Ferris Bueller’s Day Off – A film review by Daniel Prinn – A great John Hughes teen comedy

Ferris Bueller’s Day Off

Release Date: June 11, 1986

Director: John Hughes

Stars: Matthew Broderick, Alan Ruck, Mia Sara

Runtime: 103 min

Tagline: While the rest of us were just thinking about it…Ferris borrowed a Ferrari and did it…all in a day.

 

 How many of you guys felt you really needed a day off from school, or work, this week? Ferris is just one of those people.

Ferris Bueller is a wise-talking high school senior, who the student body thinks is just this one “righteous dude.” Bueller’s a guy who really knows the value of a day off. After making his parents believe he was sick, Bueller gathers his constantly nervous friend, Cameron (Alan Ruck); and his younger girlfriend, Sloane (Mia Sara) for a day out on the downtown Chicago area, whilst ditching school. With the access to a ricked red Ferrari that belongs to Cameron’s father, they have the whole day ahead of them, despite the situations and comedic antics they get themselves into. All the while, both Principal Ed Rooney (Jeffrey Jones) and Ferris’ sister, Jeanie (Jennifer Grey) are both determined to catch Ferris for ditching class and to expose him for the not-so-sick boy everyone thinks he is.

John Hughes penned this great script in just six days; but it can’t get any better. The elements of comedy and some drama are blended very well, and it has many great scenes.

The characters are great here and there are some great scenes of characters finding their place in the world, having changes of heart and learning how to take a stand.

The characters are all easily relatable (and well-cast), despite some of them having some annoying aspects to them. Jeanie in specific, but she’s just having a hard time because she feels like an outcast and all of the attention is always on Ferris; so she’s easily excusable because everyone may feel overlooked from time to time. Ferris is relatable because everyone tends to have a rebellious side to them, and he just really knows how to have a good time. Cameron for me is quite relatable because I also tend to be constantly nervous and worrying, and Cam is one of the funniest characters in the flick, and is played very well by Alan Ruck. Sloane and Rooney are probably the least relatable, but they are quite funny and are good characters. I only wish Rooney’s secretary, Grace, was in the film more – she was absolutely hilarious.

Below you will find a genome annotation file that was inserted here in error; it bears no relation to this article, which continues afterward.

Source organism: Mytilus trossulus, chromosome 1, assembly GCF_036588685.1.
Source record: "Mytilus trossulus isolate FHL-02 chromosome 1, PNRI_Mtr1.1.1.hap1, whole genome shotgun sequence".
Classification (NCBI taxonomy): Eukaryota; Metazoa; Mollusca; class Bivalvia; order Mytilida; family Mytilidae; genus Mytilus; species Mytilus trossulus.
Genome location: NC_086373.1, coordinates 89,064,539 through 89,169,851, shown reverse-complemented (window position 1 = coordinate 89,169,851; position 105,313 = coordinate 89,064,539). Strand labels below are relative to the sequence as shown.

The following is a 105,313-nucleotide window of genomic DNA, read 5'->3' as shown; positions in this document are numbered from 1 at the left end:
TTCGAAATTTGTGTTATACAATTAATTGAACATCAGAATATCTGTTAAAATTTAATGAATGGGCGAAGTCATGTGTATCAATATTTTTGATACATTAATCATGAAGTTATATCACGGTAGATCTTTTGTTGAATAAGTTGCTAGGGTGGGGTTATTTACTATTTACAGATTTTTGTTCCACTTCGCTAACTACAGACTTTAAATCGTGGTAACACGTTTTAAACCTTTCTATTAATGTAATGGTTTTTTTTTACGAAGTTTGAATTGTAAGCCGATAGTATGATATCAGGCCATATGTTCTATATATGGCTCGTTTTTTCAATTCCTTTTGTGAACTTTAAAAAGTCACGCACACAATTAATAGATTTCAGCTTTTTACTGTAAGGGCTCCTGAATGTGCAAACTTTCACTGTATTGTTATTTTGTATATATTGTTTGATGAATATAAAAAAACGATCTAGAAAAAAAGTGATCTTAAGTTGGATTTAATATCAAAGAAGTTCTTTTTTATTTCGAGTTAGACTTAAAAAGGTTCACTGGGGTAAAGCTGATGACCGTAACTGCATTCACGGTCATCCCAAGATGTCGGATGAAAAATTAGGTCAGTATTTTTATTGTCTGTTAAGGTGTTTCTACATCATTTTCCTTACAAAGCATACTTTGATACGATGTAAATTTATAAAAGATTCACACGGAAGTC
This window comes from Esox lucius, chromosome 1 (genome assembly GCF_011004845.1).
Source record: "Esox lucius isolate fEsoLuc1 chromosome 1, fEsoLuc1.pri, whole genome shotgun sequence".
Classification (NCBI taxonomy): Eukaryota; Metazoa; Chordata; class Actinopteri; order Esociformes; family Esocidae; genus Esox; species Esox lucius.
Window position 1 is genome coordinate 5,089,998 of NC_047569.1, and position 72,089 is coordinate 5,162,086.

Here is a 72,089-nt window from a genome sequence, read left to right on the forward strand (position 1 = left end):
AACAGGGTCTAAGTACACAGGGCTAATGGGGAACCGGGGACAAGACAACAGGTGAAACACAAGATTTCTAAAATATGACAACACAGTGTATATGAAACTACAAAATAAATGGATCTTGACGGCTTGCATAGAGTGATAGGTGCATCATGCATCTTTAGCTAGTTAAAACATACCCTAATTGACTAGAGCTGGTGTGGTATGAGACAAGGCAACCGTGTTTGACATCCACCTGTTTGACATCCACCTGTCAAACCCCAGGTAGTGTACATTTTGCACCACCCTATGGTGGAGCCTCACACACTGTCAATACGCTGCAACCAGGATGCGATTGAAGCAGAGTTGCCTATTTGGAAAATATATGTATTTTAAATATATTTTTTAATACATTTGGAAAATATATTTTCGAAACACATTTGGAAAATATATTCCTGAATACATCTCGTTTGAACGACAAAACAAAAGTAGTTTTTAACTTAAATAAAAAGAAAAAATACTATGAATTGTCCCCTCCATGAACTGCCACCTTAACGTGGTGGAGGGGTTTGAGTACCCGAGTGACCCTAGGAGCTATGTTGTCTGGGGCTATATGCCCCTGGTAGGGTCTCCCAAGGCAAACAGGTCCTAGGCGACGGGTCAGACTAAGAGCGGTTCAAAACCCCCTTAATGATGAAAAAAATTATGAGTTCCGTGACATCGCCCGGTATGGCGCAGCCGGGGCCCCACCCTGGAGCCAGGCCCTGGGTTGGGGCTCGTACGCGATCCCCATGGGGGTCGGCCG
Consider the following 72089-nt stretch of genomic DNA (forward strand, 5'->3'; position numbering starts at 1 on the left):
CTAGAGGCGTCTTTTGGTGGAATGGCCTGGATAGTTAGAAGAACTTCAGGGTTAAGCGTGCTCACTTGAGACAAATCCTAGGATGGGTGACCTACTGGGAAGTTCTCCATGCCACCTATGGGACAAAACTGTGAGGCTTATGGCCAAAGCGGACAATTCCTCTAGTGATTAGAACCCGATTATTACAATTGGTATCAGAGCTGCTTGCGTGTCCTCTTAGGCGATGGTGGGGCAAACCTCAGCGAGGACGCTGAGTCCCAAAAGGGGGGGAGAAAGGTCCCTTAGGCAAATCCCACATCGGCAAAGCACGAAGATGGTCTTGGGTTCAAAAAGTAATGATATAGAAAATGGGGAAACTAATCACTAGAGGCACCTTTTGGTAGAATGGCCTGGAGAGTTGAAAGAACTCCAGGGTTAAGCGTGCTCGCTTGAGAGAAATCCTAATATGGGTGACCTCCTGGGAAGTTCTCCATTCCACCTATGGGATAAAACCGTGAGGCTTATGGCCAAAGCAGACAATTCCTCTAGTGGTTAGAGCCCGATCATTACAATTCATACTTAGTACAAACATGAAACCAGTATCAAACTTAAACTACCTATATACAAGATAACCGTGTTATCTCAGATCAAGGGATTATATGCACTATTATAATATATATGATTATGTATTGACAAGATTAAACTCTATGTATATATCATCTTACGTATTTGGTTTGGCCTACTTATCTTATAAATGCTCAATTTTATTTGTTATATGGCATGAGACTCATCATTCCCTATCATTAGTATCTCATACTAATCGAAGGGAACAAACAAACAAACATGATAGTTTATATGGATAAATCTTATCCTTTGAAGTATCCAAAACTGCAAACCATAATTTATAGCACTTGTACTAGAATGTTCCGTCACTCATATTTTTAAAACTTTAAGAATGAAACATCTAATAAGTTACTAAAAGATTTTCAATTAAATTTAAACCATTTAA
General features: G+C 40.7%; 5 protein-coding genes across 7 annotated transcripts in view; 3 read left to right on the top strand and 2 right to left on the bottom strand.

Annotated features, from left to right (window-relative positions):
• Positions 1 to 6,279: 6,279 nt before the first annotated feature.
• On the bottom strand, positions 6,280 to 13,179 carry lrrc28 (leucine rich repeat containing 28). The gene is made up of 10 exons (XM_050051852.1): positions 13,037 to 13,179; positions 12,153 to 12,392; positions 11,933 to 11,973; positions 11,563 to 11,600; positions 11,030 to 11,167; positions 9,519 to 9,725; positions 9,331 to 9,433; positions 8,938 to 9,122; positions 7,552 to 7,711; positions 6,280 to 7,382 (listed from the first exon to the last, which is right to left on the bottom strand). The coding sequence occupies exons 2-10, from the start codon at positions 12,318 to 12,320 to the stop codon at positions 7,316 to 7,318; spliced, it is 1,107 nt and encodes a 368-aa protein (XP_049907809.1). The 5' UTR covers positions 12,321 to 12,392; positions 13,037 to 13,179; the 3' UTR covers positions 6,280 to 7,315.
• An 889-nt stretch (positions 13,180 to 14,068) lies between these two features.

The flaws of the film are limited because there’s an even share of laughs and some drama, and it is all quite well-paced. The only flaw I can think of is sometimes it gets really ridiculous, and the [Ferris’] parents are just so stupid. Also, the antagonists here are quite a few, but don’t make the film completely crowded – Rooney’s the obvious one, Jeanie’s cries for attention and need to bust her brother (that’s so Candice on Phineas and Ferb), and the danger of Ferris and co. running into his parents, but what’s a film without a little danger and risk? Cameron’s skepticism and nerves often can be annoying, but he’s good to provoke more conflict that way.

Ferris Bueller’s Day Off stars Matthew Broderick, Alan Ruck, Mia Sara, Jeffrey Jones, Jennifer Grey, Cindy Pickett, Lyman Ward, Edie McClurg, with Ben Stein (“Bueller… Bueller… Bueller…”) and Charlie Sheen.

Ferris Bueller’s Day Off offers a memorable story and many memorable characters, scenes, musical numbers, and a great feel-good experience that you want to experience over and over. John Hughes is the only one who can create such great chemistry between this ensemble. There’s big laughs to be had and messages to be cherished, F.B.D.O. is Hughes entertainment at a fantastic peak. It’s really just a must-see for anyone, a great and entertaining [Hughes] teen comedy.

 90/100

Advertisements

The Breakfast Club – A film review by Daniel Prinn – For those of you who have nothing better to do on a Saturday.

The Breakfast Club

Release Date: February 15, 1985

Director: John Hughes

Stars: Emilio Estevez, Judd Nelson, Anthony Michael Hall

Runtime: 97 min

Tagline: Five strangers with nothing in common, except each other.

This is John Hughes at his absolute best.

Five high school students come together in a Saturday detention. They are all of different social statuses: there’s an athlete, a criminal, a princess, a brain, and a basket case. They all find out that they really do have more in common than they thought, especially for their hatred for their principal, Richard Vernon.